Lamb

Early on in Lamb, the striking and disturbing first novel by Bonnie Nadzam, a fifty-four-year-old man abducts a girl from a Chicago parking lot. Tommie is eleven years old, the outcast in a group of mean girls who goad her into asking the handsome man in the fancy black suit for a cigarette. Tommie does, and David Lamb, fresh from his father's funeral, gives her one. Within minutes, he's instructing her how to hold the cigarette as he lights it, where to look and how to feel. Lamb suggests that he pretend to kidnap Tommie in order to teach her friends a lesson, and then does just that. Tommie fights as Lamb forces her into his car and, as he drives away -- drives her home, if fact -- she begs him to set her free.

That wasn't kidnapping. It had been a favor, right? A lesson. He hadn't kidnapped anyone. She was back in her apartment, having dinner with her parents, her girlfriends perhaps chastened of whoring each other out for laughs in parking lots. It wasn't kidnapping when the kid ended up safely delivered home in better shape than she left in the morning. It was like he found a loose bolt out there in the world and had carefully turned it back into place. It was fine.

Within days, both Lamb and Tommie return to the scene of the kind-of, sort-of crime. He takes the lonely latchkey child for a ride, buys her lunch, gives her various treasures culled from his late father's house. He seduces her with his attention, even as Nadzam, with her fine prose, seduces us.


By the time Lamb, whose wife has recently kicked him out of the house, has finessed his first meeting with Tommie into a furtive relationship, you've seen him lie to everyone in his life about, seemingly, anything. Yet Nadzam's writing is so exceptional, and her pairing of Lamb and Tommie so terrifying, you cannot and dare not look away.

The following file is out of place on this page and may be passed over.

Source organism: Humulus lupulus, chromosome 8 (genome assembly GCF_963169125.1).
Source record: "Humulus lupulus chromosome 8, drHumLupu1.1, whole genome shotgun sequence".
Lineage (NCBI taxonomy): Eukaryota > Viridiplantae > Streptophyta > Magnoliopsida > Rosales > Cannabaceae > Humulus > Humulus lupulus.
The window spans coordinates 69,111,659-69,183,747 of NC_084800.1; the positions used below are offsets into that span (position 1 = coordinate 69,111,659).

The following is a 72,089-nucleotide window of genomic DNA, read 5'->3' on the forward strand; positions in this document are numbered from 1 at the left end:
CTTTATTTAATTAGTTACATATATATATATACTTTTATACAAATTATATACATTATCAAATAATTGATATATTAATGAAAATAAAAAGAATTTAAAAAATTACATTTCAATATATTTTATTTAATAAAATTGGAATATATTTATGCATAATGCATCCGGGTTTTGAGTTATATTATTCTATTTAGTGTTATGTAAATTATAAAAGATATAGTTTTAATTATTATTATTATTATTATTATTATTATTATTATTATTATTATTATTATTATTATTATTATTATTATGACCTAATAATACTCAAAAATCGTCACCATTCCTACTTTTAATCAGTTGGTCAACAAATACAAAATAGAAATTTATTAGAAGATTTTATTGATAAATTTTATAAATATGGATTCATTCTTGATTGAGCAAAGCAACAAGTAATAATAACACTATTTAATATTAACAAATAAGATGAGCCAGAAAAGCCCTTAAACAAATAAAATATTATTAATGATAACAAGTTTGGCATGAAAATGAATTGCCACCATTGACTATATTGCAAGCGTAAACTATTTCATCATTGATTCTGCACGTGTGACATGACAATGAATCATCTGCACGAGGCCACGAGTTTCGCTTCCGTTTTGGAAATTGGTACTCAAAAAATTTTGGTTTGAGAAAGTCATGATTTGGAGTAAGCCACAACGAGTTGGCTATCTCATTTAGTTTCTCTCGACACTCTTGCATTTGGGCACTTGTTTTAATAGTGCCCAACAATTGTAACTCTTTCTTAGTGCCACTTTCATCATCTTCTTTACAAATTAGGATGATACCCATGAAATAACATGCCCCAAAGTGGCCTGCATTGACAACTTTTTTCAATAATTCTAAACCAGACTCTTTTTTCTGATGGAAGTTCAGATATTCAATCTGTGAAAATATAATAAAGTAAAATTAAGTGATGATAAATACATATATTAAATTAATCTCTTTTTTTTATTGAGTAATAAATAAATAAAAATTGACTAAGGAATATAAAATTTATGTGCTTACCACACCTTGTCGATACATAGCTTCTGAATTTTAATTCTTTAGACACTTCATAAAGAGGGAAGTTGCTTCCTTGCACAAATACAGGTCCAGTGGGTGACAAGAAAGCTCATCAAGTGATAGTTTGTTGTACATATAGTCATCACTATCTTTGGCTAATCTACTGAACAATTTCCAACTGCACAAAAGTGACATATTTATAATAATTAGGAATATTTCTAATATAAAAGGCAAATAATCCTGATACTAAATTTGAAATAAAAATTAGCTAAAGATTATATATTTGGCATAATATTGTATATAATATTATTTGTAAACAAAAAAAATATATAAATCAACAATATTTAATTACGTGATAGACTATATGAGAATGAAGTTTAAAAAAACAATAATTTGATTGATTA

Soon, Lamb plants the idea of a trip to his cabin in the Rockies. The girl agrees, and after spending a chaste night together in a local motel, the pair hit the road. Lamb has told so many lies by this time that, when they finally arrive, you're as surprised as Tommie that the cabin actually exists.

In the new quiet, engine off, they could hear the rush of the river. A magpie sat on the rusted weather vane and blinked. No other houses in sight. Grass and a blue sawtooth horizon and trees and somewhere out behind those trees, nothing and nothing and nothing and nothing. Lamb opened the glove compartment and took out a small ring of keys.

 

"Just like you imagined?"


"But" -- she was whispering -- "I thought we were pretending."

Lamb and Tommie build campfires and cook outdoors. They hike and bathe and revel in the magnificent wilderness. Lamb unravels, has crying jags, talks nonstop to Tommie in a series of questions that force the girl to think about things and make choices she is far too young to face. By the time Tommie's journey with Lamb comes to an end, she's his emotional captive. And so are we, lured by both the gorgeous and grotesque in Nadzam's unsettling vision.

 

Editor's Note: A previous version of this article referred inaccurately to the location of the cabin. We apologize for the error.

April 18: "[W]ould it be too bold to imagine that all warm-blooded animals have arisen from one living filament…?"

Donna Tartt's The Goldfinch is the winner of the 2014 Pulitzer Prize for Fiction. James Parker calls this Dickensian coming-of-age novel "an enveloping…

advertisement
Books, CDs, DVDs to know about now
Poems That Make Grown Men Cry

And women too.  Luminaries from Colin Firth to Nick Cave and Jonathan Franzen chose the poems that bring them to tears, and the result is a stunning collection of poignant verse from writers like Auden, Whitman, Bishop, Larkin, Neruda and many others.  Warning: choking-up hazard.

The King of Pain

Trapped beneath his entertainment system, reality TV mastermind Rick Salter reflects on his life and tries to piece together the events of the previous evening. Seth Kaufman’s romp is an outrageous meditation on pain and entertainment in a deranged world in which the two are often interchangeable.

The Good Inn

Frank Black, frontman for the Pixies, has written a transgressive historical fiction with shades of Thomas Pynchon (focused as it is on the history of explosives and cinematic pornography), all set in a hallucinatory Edwardian Europe.